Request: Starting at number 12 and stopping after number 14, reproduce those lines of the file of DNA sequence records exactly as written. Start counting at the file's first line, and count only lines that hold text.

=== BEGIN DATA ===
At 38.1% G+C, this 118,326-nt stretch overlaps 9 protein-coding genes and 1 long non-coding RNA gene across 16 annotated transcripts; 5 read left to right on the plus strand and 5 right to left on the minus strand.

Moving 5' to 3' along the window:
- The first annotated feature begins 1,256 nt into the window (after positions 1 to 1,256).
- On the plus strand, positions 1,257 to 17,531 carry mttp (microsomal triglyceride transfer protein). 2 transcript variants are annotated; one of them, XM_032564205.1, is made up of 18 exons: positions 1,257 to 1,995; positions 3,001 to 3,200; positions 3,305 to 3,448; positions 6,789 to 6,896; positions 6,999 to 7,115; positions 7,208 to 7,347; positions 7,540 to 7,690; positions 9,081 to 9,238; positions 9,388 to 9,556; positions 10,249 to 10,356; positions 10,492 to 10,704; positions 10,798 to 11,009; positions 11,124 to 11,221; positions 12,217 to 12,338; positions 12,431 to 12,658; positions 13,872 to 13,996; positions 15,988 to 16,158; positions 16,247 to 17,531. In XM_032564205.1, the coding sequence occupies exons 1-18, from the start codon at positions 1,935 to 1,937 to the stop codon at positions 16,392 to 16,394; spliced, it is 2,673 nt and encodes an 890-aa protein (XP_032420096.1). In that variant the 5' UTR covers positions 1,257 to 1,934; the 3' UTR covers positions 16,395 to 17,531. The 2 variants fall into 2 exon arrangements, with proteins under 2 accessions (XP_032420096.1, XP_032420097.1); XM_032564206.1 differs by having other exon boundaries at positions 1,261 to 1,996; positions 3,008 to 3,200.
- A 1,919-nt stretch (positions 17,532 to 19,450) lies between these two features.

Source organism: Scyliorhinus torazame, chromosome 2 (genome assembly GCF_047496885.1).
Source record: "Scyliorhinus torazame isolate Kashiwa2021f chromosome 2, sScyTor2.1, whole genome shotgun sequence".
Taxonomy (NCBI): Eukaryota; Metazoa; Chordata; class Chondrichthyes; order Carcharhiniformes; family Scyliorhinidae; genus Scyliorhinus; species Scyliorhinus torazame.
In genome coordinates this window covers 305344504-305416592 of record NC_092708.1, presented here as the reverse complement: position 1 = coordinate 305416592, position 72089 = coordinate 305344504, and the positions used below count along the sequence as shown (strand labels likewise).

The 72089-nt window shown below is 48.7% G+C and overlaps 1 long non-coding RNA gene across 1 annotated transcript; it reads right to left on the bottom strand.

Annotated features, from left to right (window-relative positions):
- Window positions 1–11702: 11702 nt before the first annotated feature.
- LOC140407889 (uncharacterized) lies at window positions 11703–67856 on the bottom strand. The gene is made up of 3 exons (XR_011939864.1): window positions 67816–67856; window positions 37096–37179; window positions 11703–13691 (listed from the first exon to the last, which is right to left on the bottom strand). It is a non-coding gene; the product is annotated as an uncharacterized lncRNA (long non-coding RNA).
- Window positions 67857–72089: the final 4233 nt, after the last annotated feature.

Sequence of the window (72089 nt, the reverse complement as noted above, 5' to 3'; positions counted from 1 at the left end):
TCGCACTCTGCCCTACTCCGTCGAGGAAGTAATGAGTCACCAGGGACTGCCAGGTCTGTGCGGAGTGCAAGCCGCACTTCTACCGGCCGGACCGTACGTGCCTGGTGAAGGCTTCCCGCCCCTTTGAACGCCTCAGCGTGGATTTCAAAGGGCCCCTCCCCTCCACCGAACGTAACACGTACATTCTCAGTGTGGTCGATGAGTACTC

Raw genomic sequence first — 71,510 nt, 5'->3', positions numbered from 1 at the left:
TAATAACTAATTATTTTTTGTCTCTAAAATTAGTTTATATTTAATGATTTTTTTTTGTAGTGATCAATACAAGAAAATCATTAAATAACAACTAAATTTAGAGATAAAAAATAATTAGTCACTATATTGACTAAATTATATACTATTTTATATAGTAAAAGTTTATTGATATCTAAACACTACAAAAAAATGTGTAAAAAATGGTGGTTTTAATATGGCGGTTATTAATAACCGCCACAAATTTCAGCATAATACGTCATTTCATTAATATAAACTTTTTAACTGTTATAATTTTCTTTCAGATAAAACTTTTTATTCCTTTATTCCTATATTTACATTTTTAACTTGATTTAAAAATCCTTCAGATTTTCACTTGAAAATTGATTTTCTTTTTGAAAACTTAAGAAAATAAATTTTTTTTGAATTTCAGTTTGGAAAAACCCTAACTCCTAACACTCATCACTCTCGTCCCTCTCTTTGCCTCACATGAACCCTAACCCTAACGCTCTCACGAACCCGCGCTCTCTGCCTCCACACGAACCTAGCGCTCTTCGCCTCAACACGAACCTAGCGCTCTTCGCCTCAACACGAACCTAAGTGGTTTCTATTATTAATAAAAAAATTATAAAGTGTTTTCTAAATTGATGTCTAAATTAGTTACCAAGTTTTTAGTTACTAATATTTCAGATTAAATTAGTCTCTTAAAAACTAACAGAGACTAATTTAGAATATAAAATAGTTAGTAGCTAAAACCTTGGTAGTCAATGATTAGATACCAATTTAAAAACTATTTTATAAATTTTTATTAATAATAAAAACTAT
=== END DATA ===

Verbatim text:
- Window positions 1–11702: 11702 nt before the first annotated feature.
- LOC140407889 (uncharacterized) lies at window positions 11703–67856 on the bottom strand. The gene is made up of 3 exons (XR_011939864.1): window positions 67816–67856; window positions 37096–37179; window positions 11703–13691 (listed from the first exon to the last, which is right to left on the bottom strand). It is a non-coding gene; the product is annotated as an uncharacterized lncRNA (long non-coding RNA).
- Window positions 67857–72089: the final 4233 nt, after the last annotated feature.